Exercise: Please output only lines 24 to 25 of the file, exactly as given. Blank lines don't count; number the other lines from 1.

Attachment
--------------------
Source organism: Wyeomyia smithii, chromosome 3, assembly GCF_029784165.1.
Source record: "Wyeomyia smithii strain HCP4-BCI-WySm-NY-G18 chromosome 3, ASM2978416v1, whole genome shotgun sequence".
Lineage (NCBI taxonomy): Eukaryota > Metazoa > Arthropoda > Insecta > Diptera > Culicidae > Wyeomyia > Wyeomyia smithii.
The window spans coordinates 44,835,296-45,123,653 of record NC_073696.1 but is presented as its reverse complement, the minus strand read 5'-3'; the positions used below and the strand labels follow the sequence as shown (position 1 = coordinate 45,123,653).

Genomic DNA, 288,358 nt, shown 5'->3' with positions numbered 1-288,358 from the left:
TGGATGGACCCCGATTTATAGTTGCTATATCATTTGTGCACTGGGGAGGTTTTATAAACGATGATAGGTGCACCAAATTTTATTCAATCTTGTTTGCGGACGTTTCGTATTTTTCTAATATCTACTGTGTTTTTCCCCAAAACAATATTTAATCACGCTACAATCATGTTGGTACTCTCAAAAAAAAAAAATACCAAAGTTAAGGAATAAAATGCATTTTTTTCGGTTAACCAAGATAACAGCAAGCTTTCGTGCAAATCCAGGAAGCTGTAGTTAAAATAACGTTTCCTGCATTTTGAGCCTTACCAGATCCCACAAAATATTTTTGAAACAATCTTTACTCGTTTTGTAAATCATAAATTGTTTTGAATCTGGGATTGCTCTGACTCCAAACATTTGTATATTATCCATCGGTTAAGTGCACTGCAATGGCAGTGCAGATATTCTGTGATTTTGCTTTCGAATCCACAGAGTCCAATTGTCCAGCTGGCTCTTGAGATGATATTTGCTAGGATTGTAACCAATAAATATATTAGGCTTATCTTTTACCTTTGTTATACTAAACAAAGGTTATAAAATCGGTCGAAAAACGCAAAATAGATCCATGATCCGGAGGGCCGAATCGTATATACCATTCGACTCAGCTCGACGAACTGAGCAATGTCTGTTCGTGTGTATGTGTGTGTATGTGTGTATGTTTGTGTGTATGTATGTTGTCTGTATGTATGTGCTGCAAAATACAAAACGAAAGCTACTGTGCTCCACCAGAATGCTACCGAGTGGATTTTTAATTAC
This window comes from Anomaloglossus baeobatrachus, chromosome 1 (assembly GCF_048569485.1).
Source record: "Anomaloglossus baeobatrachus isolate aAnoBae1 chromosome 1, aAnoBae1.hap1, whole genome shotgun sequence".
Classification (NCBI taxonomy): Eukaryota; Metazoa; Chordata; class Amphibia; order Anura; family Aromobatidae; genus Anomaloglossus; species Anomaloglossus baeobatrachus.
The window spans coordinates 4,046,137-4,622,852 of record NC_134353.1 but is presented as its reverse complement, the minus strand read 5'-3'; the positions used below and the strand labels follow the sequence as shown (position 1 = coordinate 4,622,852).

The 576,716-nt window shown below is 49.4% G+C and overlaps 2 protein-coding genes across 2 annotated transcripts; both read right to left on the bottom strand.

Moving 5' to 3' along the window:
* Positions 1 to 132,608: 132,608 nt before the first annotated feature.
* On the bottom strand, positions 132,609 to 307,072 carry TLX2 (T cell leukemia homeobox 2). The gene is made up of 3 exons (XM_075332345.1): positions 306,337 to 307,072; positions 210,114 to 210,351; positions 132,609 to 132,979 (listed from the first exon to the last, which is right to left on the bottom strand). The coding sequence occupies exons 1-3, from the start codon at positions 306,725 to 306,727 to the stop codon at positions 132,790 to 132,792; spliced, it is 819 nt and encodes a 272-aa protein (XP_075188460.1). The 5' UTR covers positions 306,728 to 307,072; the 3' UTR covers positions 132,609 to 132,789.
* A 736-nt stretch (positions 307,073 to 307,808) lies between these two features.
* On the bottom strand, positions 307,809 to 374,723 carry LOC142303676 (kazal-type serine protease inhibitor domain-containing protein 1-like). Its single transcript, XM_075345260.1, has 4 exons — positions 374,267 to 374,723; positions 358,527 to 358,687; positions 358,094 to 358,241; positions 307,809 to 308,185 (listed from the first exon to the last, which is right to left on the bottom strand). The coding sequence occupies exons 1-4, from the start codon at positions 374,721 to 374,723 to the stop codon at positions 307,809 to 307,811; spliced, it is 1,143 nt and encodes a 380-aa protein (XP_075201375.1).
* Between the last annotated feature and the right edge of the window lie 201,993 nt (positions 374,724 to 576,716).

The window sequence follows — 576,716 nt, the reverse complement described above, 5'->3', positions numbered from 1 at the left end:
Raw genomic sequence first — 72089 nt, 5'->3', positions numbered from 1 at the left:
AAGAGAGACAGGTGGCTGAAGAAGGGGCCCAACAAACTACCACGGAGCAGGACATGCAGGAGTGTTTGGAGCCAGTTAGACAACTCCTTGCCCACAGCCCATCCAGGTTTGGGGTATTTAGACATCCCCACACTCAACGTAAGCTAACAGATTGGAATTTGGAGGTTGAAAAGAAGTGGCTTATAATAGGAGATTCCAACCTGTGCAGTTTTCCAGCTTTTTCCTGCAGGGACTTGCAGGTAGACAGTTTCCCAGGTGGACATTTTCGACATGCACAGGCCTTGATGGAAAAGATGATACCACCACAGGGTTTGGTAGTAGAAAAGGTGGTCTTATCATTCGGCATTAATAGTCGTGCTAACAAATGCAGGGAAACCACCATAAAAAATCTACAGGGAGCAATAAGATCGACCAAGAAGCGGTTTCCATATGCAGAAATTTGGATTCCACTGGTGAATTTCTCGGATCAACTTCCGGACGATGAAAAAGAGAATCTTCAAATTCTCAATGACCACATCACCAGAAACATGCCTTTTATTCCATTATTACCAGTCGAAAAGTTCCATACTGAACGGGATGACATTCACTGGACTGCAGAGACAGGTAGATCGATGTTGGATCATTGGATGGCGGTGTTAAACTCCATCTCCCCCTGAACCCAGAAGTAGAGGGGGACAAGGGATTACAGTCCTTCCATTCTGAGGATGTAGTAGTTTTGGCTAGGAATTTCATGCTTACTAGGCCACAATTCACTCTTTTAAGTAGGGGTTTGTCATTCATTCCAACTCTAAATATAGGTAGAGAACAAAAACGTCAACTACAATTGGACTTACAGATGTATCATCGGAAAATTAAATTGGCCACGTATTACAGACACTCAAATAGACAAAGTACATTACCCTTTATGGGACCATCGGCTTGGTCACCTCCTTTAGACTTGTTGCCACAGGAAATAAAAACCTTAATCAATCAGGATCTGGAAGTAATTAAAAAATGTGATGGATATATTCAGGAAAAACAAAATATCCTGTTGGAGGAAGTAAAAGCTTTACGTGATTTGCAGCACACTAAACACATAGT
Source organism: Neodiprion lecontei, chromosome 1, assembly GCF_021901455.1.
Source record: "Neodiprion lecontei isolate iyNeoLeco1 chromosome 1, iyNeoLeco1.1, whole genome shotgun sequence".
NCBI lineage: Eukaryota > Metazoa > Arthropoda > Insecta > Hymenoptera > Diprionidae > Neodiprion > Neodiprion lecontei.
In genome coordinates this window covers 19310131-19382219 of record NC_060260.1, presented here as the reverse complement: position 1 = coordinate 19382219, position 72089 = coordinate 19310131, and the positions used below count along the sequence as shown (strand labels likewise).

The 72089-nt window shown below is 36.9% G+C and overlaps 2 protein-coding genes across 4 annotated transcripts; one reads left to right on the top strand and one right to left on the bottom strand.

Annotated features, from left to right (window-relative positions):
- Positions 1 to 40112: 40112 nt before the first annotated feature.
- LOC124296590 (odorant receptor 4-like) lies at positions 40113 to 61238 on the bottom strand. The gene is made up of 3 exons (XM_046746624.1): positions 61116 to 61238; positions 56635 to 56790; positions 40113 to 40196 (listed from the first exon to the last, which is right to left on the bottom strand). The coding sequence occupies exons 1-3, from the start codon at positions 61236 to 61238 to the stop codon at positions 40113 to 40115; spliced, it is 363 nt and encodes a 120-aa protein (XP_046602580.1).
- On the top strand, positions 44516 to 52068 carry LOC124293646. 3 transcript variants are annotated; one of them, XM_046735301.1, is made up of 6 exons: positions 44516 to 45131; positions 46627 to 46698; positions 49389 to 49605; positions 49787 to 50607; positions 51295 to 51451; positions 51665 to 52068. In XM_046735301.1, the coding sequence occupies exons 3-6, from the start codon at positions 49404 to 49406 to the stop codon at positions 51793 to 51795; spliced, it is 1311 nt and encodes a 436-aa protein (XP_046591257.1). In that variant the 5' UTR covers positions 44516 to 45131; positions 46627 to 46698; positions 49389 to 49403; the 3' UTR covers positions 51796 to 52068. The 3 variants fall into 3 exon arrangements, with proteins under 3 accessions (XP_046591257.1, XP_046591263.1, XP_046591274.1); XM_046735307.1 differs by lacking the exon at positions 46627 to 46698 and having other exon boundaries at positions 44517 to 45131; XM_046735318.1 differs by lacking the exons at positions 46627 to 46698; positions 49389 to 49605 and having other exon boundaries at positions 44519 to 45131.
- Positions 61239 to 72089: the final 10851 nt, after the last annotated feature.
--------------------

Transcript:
In genome coordinates this window covers 19310131-19382219 of record NC_060260.1, presented here as the reverse complement: position 1 = coordinate 19382219, position 72089 = coordinate 19310131, and the positions used below count along the sequence as shown (strand labels likewise).

The 72089-nt window shown below is 36.9% G+C and overlaps 2 protein-coding genes across 4 annotated transcripts; one reads left to right on the top strand and one right to left on the bottom strand.